|Search results for: All About Kerala & Kerala History
is one of the smallest states in the Indian union. Its area 38.855
square kilometers is just 1.3 percent of the total area of India.
The land of India comprises
the narrow coastal strip bounded by the Western Ghats n the east
and the Arabian Sea on the west. In the words ofSreedhara Menon
unique geographical position and peculiar physical features have
invested Kerala with a distinct individuality.” Hence it has played
a vital role in the commercial and cultural history of India. Kerala has been describes “as the favorite child of nature.” Like
Kashmir in the north, Kerala in the south is famous for its breath-taking
its evergreen mountains, dense forests stately palms, swift flowing
rivers, extensive backwaters and blue lagoons, it looks like a
fairyland. This atmosphere of beauty and peace has nurtured religion
and art in Kerala and enabled her to become a precious gem in
the necklace of Indian culture. Indian poets of eminence have
showered their praises for the abundance of its peppers, the fragrance
of its sandal and the wealth of its coconuts. No part of India
is so widely known or has played so important a part in world
history as Kerala.
Natural Divisions: Physical features demarcate the state into
three natural divisions. They are the lowland adjoining the sea,
the midland consisting of the undulating country east of the lowlands
and the forest -clad highland on the extreme east. The lowland
bordering the sea is dotted with innumerable coconut palms and
the expansive stretches of paddy crops. The midland regions comprise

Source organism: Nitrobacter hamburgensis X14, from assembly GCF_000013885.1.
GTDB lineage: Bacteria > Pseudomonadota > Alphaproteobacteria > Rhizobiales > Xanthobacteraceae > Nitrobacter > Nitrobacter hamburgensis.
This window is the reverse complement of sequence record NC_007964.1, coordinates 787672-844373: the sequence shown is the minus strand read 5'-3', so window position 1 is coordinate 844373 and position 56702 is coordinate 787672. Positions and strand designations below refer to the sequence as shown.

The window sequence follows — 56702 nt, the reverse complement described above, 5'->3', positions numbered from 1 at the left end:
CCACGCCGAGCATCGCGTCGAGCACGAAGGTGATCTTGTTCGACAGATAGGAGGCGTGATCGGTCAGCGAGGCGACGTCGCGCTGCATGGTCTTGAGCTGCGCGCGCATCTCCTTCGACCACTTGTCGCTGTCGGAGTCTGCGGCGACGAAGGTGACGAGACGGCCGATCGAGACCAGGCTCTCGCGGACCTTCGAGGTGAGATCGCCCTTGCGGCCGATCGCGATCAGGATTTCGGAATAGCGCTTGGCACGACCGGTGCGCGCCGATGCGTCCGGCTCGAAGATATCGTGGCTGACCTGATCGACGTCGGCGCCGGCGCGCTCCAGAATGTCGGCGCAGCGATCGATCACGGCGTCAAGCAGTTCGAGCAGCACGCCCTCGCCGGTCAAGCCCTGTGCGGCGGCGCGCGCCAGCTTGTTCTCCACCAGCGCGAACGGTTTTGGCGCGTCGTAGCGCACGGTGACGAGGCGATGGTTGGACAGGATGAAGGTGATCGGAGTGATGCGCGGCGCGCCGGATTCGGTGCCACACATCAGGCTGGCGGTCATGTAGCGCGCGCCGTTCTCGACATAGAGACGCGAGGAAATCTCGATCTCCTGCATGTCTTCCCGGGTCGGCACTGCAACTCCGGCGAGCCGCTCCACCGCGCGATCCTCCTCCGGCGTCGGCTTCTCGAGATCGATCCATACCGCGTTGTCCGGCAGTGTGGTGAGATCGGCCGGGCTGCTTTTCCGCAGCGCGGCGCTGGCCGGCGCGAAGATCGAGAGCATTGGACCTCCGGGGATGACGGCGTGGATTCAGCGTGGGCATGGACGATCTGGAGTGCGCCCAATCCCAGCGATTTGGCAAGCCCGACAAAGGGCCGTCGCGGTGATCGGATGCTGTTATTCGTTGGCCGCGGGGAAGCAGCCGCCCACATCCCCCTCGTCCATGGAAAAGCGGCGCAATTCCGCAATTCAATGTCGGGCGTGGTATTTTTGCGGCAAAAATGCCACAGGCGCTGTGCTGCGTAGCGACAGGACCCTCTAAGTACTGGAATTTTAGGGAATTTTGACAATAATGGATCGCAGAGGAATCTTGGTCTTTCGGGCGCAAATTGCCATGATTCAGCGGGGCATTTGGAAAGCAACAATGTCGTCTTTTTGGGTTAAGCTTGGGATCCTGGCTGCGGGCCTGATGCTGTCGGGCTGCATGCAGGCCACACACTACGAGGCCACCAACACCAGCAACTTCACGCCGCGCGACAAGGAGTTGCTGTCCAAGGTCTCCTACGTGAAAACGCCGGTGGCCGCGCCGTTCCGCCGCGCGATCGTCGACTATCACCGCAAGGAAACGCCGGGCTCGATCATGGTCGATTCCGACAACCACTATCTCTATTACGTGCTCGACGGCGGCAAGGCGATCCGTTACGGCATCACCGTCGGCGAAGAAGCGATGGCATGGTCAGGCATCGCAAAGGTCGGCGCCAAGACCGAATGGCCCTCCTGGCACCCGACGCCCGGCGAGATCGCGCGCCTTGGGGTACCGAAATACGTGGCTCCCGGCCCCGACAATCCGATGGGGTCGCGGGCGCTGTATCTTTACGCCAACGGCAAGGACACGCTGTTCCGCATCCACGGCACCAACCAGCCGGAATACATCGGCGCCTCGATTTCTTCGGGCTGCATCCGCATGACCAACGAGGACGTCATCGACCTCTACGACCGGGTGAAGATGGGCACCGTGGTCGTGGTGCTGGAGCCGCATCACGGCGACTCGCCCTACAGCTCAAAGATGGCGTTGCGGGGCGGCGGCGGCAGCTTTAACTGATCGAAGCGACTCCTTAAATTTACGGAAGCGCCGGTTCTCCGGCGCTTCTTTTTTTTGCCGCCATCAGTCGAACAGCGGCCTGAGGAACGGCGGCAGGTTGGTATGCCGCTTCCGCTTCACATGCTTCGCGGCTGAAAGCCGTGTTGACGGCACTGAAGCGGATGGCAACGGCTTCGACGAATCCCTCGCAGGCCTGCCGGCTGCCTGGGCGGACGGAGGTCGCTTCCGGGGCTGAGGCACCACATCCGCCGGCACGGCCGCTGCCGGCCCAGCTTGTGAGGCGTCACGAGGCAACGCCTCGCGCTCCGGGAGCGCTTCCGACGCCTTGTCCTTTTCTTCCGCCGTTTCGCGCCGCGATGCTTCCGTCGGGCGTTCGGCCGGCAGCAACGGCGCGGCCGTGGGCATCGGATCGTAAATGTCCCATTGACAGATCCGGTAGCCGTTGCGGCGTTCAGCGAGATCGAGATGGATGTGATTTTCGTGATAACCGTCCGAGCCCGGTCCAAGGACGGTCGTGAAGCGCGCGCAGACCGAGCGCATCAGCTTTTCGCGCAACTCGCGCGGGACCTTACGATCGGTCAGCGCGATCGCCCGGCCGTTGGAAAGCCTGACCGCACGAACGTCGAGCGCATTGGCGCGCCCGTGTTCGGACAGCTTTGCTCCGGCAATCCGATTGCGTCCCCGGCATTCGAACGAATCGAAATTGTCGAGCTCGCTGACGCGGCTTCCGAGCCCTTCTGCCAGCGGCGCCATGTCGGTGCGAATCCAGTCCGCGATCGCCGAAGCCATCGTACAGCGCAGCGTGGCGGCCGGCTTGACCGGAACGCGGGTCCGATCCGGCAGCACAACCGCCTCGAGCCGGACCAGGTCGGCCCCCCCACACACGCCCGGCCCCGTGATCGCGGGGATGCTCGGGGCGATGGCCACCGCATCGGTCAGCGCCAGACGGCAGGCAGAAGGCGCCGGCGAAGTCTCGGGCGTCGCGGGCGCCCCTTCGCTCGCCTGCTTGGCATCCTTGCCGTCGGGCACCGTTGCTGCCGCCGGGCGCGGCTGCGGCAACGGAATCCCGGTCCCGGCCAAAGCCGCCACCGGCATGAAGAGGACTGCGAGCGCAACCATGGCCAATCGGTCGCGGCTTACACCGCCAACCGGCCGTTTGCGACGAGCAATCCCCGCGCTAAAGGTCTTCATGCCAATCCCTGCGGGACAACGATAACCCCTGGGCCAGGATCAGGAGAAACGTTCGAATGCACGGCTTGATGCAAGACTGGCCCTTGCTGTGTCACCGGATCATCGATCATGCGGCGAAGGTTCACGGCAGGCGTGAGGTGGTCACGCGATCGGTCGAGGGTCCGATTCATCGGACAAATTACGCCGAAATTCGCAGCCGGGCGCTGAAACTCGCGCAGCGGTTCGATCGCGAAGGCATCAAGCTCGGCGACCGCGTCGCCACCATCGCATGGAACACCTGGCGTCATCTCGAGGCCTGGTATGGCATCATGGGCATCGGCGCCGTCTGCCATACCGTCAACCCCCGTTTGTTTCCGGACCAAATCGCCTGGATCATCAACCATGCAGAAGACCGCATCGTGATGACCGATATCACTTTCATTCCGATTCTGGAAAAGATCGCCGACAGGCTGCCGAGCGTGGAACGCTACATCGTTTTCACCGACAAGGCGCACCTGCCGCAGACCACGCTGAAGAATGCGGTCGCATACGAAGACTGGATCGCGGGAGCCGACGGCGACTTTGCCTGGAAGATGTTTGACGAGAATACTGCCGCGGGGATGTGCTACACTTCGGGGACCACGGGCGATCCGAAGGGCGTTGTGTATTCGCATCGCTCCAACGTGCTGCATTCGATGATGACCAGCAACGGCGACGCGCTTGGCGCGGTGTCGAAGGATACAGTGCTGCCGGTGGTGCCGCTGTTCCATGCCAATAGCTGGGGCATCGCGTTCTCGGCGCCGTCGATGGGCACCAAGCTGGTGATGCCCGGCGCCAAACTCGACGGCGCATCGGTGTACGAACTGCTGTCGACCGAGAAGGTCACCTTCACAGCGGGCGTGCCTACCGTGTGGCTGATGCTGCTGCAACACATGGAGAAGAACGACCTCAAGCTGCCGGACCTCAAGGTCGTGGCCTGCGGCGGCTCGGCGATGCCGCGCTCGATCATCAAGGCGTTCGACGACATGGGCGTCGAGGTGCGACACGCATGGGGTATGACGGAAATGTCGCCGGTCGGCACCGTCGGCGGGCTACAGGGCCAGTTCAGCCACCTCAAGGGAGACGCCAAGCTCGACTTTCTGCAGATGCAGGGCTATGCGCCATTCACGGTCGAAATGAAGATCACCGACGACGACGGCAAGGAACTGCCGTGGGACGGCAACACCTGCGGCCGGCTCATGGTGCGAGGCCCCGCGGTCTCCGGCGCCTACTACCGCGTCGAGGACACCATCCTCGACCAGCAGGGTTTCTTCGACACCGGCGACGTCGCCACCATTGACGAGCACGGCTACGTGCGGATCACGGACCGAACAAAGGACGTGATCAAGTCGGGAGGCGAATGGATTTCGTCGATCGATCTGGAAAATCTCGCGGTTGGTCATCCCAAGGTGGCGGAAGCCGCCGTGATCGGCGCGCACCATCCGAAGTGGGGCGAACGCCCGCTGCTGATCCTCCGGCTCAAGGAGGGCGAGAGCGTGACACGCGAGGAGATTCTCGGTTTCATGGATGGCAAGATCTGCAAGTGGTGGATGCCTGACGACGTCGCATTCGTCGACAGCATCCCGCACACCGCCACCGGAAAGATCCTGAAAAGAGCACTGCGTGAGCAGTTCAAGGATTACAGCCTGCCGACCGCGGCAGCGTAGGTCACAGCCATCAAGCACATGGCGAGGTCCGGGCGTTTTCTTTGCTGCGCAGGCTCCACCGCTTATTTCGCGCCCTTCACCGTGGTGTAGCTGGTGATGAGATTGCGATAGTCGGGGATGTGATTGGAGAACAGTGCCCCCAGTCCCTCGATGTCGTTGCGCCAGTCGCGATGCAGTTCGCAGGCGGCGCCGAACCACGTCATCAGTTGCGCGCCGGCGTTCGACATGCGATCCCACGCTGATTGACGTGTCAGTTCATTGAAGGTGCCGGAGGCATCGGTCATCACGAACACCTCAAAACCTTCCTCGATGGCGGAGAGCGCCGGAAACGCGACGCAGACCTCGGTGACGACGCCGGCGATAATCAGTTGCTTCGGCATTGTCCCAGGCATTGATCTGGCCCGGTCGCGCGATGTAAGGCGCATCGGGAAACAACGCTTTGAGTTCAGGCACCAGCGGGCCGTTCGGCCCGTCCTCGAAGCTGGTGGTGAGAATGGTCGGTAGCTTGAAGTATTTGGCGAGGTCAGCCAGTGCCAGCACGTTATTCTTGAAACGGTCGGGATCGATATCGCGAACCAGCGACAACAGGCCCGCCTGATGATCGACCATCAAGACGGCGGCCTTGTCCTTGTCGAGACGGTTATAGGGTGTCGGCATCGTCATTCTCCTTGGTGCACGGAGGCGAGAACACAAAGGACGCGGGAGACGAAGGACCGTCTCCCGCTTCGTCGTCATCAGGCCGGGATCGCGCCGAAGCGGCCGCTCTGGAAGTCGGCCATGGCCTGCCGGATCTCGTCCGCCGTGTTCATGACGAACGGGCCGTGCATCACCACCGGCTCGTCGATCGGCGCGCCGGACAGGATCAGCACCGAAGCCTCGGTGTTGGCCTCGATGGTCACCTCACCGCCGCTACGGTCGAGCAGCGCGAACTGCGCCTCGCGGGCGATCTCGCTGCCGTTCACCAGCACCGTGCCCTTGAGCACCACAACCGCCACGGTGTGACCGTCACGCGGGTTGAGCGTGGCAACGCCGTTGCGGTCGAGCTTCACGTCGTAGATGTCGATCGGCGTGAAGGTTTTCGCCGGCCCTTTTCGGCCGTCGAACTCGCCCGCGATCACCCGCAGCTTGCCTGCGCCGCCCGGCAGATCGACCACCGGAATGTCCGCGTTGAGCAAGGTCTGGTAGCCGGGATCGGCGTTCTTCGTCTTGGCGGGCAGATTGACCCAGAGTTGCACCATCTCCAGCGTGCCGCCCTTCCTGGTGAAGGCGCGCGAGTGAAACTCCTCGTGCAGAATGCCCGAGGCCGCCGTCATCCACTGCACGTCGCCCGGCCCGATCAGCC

valleys, punctuated here and there by isolated hills.
rich and fertile region bears the largest extent of agricultural
crops. The Western Ghats which range along the eastern border
constitute the highland. They form a natural wall of protection
to the state. Extensive tea and cardamom plantation dominate the
higher elevations; while ginger, rubber, pepper, and turmeric
flourish at the lower elevations. The hilly portion is broken
up by long spurs, deep savines, dense forests and tangles jungles.
Geographical Isolation: The geographical position of Kerala as
a narrow strip of land ensconced between the Arabian Sea and the
Western Ghats has considerably influenced the course of its history.
From the dawn of history it has created a kind of insularity.
As a result, Kerala seldom felt the impact of many foreign invasions
which had ravaged North India form time to time. Owing to this
insularity, it took nearly two centuries for Buddhism to reach
Kerala. She also evolved “its own way of life and social institutions
unhampered by excessive interference from outside.
ago in the mists of time as it were, Lord Vishnu descended from
the heavens in his incarnation of Parashuram. After slaying the
evil kings 21 times over to repeal their force from earth, he
did penance for waging the terrible war, and threw his axe into
the sea. The area where the axe land- ed, from shaft to blade,
rose from the sea as Kerala, a land of plenty and prosperity.
Its geographical position has been responsible too for Kera- la's
historic ebb and flow. The strip of land found a natural defense
in the hills that sealed off one longitudinal section, leaving
it open to access from the sea alone.
Sea trade started with the Phoenicians, and in 1000 BC Kerala
was visited by King Solomon's ships that travelled to `Ophir'
in all probability the modern Puvar, south of Trivandrum. Then
followed the galleys of other far-off countries : Greece, Rome,
Arabia, China. A fresh wave of trading history started with the
Europeans : the Portuguese were forced out of the area. By 1795,
however, the Dutch too had to move out, for the British traders
had become the strongest power in India by that time. In all this
period of prosperity and strife, the region's identity existed
as the Malabar Coast and Cochin Travancore. It was only in 1956
that it gained recognition as an independent state, Kera- la.